One of the most profound lifestyle changes we were subjected to when moving to South Africa was the way we consumed books. Back home in the United States, going to the library had been a regular family ritual. Books were abundant and free, and everyone read to their heart's content. Not so in South Africa. This is why you need and Audible subscription as an expat.
When I recently got introduced to Hannah Pirnie, another long-time expat in Johannesburg who herself is a great resource for newbie expats with her Translating Me service, we came up with the idea of starting a Webinar series for people who have questions about moving to South Africa. I'm excited to announce our kick-off event with the topic "5 Mistakes To Avoid Your First Month in South Africa."
Finding a group to join is a big deal for many newly arrived expats, especially those with young children who won't easily meet people through school. Translating Me helps you make friends from around the world, provides valuable resources to you, connects you with interesting volunteer opportunities, and gives you many options to explore your new surroundings.
You could do no greater disservice to yourself and your family to stay at home and within the confines of your safe neighbourhood. There are beaches, wildlife, amusement parks, museums, scenic drives, and countless other mind-blowing activities all within driving distance of wherever you happen to live in South Africa. Get out there as often as you can.
So you’ve taken the plunge. Someone has convinced you that you’re special and talented. Your company could really use someone with your specific skillset at the branch in South Africa. Now you’ve just arrived in South Africa, and you’re filled with bright-eyed wonder. If you’re reading this, great news: you managed to find an internet connection. That’s your first win. Now what?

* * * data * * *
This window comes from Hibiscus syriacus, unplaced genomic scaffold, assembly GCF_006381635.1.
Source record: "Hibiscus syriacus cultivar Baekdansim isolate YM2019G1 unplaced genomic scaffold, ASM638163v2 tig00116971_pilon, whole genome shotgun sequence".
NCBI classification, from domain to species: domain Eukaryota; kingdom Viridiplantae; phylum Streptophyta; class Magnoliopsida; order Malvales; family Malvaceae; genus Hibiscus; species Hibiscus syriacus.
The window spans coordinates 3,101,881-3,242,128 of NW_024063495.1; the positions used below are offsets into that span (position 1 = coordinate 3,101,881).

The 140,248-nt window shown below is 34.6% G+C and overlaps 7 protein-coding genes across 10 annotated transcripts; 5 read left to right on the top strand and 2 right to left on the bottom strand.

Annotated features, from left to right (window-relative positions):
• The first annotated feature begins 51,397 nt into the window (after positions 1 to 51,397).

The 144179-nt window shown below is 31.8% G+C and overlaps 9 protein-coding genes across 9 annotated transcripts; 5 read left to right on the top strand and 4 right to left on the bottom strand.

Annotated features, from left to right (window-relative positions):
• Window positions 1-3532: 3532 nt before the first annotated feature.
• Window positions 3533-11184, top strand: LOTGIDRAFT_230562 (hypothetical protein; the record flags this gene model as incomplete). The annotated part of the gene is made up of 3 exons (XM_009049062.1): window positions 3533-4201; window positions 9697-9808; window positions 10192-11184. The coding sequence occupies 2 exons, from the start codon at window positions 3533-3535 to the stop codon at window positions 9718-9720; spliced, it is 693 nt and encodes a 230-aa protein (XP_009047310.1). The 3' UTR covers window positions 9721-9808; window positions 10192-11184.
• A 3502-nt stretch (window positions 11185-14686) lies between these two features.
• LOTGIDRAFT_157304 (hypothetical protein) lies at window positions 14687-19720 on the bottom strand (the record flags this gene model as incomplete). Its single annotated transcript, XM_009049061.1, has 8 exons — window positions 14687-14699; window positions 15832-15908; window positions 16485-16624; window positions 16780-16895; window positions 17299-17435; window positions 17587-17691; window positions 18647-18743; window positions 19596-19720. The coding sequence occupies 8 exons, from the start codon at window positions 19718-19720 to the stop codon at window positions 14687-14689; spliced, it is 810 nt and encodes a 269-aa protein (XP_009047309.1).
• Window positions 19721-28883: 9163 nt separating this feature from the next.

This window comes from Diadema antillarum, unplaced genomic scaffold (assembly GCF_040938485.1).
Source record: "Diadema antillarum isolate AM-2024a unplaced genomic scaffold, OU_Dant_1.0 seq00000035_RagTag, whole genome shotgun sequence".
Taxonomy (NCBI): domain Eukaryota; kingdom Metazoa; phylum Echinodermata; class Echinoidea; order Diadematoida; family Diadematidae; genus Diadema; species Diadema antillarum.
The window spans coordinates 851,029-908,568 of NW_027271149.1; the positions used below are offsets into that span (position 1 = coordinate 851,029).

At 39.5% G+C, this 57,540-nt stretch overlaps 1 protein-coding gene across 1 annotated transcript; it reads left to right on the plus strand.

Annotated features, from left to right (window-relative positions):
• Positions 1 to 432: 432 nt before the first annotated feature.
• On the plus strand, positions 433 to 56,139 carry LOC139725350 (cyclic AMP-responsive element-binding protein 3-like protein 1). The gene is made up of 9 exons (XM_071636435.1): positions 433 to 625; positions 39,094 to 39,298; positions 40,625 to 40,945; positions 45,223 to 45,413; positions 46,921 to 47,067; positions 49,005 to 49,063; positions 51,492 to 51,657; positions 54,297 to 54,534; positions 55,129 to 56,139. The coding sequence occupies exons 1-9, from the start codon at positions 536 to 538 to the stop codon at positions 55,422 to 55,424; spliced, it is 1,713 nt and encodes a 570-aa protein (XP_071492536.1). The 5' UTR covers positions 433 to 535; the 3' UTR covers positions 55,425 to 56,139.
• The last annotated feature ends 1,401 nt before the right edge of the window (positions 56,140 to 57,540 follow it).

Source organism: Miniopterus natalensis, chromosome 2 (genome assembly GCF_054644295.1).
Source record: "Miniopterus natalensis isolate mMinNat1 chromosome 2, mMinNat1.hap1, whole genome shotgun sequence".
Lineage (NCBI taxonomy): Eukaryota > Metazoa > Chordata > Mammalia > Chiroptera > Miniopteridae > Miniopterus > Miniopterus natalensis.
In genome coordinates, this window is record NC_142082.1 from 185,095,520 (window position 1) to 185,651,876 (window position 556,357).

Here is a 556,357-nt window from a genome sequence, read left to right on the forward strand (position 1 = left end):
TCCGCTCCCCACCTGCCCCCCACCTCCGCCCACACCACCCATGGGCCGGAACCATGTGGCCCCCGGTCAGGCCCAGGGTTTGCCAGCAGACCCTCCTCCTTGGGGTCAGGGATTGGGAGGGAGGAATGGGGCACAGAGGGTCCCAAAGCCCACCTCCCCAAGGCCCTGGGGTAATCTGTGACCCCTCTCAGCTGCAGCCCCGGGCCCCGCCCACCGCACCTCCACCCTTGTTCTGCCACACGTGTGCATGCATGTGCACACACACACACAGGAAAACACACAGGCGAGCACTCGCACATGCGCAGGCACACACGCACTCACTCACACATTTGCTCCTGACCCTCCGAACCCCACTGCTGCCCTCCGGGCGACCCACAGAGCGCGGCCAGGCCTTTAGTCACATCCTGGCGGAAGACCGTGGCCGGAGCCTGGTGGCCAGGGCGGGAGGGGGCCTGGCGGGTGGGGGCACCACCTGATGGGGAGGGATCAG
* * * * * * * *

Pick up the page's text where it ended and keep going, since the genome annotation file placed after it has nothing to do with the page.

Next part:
Johannesburg is Africa's most visited city, ahead of Cape Town which is a distant second. As a visitor, you'll hardly be alone. Nevertheless, many consider Johannesburg to be too unsafe to explore, especially parts of the Central Business District. If you are concerned about safety, I recommend taking a tour as part of a group. Here are some recommendations.
One of the hardest things about moving abroad as an expat, especially with children, is to have to begin from scratch when it comes to sports and other activities. What you used to play/practice is often not offered in the new country, and beginning with a new activity can be difficult because you start out so far behind everyone else. And yet it's a good thing too.
Surely the grass must be greener on the other side! One would think this sentiment is particularly true for expats, especially repeat or serial expats. People who are constantly yanked from their surroundings and have to rebuild their lives elsewhere might be excused for not embracing each new place equally well. But I have found the opposite to be true.
A while back I started an “Expat Tip of the Day” Twitter campaign to give advice to fellow expats.
Some of these were specific to South Africa (All expats/foreigners HAVE to apply for a Traffic Register Number to buy a car in ...
When you move abroad to accompany your partner or spouse on a foreign assignment, who are you? Simply an expat, or the expat spouse, the trailing spouse, the glamorous expat wife? This is a question Clara Wiggins poses right at the beginning of her book The Expat Partner’s Survival Guide. Joburg Expat has reviewed the book and what it means for expats.